READING GROUP GUIDE - The Last Neanderthal

We've included a Reading Group Guide to accompany The Last Neanderthal -- including a note from the author, questions for discussion, and suggestions for further reading.

Also available to download as a PDF document -- The Last Neanderthal Reading Group Guide (PDF)

Author’s Note

I’ve always been fascinated by Neanderthals, but when I was young they felt as distant as dinosaurs. In school I was taught they were an evolutionary step between the apes and us—hairy, grunting knuckle-draggers who died out because they were inferior, a casualty in our species’s journey from primitive to perfection.

In 2010, a team sequenced the Neanderthal genome and made an extraordinary discovery. Many modern humans of Asian and European descent have inherited between 1 and 4 percent of their DNA from Neanderthals. Most scientists agree that this is evidence of relatively recent interbreeding between the two groups. Rather than a more evolved version of Neanderthals, we are their close cousins. But we think of ourselves as the ones who killed off the Neanderthals, not as having sex with them.

So how did humans and Neanderthals make contact?

We don’t know the answer, but a novelist should take on the risk of imagining one.In my search for a plausible answer, I researched the new scientific interpretations of Neanderthals. I used my findings as a set of rules to work around, like creative constraints. I also drew on my experience in the outdoors for insight into how survival in the wilderness might have felt more than forty thousand years ago.

But even with the recent findings, there are still many unanswered questions about Neanderthals. As Rose says, a relationship, a feeling, or a glance—it’s the things that don’t fossilize that matter most.

—Claire Cameron

Questions for Discussion

- What did you know about Neanderthals before reading the novel? Did the novel change your perception of Neanderthals?- Big Mother upholds certain taboos about sex. Why do you think she chooses to expel Girl? How clearly does she see this decision and its consequences?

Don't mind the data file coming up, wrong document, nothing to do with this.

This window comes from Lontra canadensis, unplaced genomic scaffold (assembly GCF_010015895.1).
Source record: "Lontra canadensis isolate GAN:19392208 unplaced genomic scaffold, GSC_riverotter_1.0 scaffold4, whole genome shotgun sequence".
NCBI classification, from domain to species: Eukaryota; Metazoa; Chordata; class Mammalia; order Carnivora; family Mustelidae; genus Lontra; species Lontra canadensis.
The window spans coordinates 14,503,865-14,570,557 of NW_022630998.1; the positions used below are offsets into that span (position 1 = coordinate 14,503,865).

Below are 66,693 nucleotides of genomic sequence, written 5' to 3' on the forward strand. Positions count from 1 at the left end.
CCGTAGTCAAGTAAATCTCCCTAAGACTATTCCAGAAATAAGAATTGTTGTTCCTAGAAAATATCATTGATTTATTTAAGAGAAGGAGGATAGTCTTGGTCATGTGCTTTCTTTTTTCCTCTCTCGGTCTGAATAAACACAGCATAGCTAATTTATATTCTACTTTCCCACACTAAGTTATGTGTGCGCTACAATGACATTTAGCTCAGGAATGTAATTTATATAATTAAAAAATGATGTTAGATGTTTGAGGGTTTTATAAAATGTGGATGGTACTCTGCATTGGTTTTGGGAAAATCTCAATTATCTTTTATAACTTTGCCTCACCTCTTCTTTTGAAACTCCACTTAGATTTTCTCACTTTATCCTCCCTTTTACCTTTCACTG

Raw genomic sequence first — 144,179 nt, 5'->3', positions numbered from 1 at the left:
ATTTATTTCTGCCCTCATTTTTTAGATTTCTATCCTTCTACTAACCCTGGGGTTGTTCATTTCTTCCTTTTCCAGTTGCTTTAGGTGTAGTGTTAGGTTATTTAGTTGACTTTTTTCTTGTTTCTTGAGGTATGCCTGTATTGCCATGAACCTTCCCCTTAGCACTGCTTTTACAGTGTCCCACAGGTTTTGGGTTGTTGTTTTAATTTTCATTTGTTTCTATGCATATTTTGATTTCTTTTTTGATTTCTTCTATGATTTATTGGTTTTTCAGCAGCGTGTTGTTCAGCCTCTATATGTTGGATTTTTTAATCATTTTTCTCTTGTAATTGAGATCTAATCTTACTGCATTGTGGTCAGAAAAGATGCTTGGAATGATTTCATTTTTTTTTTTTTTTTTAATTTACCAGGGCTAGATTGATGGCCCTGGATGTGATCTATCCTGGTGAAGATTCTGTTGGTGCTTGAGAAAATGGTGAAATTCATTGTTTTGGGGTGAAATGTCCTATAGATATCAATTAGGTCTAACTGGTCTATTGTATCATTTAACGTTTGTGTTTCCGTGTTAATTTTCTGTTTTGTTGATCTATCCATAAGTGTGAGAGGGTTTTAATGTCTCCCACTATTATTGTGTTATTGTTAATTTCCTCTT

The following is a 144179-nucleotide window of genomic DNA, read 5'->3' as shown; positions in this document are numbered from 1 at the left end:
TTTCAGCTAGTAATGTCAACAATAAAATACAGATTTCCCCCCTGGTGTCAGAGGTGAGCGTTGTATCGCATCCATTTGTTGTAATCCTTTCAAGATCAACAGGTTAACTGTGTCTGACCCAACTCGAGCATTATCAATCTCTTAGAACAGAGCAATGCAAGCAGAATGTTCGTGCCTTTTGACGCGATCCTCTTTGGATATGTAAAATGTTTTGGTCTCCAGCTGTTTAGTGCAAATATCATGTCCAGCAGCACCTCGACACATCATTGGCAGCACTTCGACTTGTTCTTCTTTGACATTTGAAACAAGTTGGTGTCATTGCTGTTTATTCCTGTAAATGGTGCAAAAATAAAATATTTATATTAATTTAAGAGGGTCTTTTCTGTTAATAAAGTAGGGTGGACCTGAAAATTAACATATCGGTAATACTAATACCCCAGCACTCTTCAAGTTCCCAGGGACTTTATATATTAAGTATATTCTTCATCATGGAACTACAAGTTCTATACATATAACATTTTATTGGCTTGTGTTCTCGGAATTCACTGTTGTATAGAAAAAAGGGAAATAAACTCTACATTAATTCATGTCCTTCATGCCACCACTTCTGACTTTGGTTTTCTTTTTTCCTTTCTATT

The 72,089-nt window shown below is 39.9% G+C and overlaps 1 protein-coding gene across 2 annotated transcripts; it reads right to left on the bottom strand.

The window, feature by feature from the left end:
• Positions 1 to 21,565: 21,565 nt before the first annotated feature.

- The Neanderthals in the novel lived in a tight family group, whereas Rose lives far away from her family and friends. Do you choose to live close by, or farther away from, your social network? How does this affect your life decisions?

- Girl and Runt form a special bond. How does their relationship alter over the course of the novel? What changes it the most?

- Where do you think Runt came from when the family found him? What is different about him?

- Runt sees marks on a tree that meant something different to him than they do to Girl. Why does he run when the storm is coming? Where do you think he goes?

- Rose, the archaeologist, and Simon get into a big fight in Ikea. Why does a big box store provoke them? Is this kind of tension in a relationship common or unusual? Could you relate to their predicament?

- Motherhood connects the stories of Girl and Rose, but because they live 40,000 years apart they have considerably different experiences. Still, there are some similarities. What are they and what did you think about them?

- Whose story did you relate to more, Girl’s or Rose’s? Which one is closer to you in real life?

- The novel ends with a photo of the artifact Rose found, the skeleton of a Neanderthal and a modern human lying together. Who do you think these two skeletons belong to?

Further Reading

If you are feeling ambitious, I’ve visited a few book clubs who paired The Last Neanderthal with a book of nonfiction that puts Neanderthals into the larger context of human history:

Yuval Noah Harari, Sapiens: A Brief History of Humankind (New York: Harper, 2014).

For those who are interested in reading more about Neanderthals and the current thinking about the evolution of our species, here a few of my favorite books:

Dimitra Papagianni and Michael A. Morse, The Neanderthals Rediscovered: How Modern Science Is Rewriting Their Story (New York: Thames and Hudson, 2015)

Thomas Wynn and Frederick L. Coolidge, How to Think Like a Neanderthal (New York: Oxford University Press, 2012)

Svante Pääbo, Neanderthal Man: In Search of Lost Genomes (New York: Basic Books, 2014)

Lydia Pyne, Seven Skeletons: The Evolution of the World’s Most Famous Human Fossils (New York: Viking, 2016)

Sarah Blaffer Hrdy, Mother Nature: Maternal Instincts and How They Shape the Human Species (New York: Ballantine, 1999)

Also available to download as a PDF document -- The Last Neanderthal Reading Group Guide (PDF)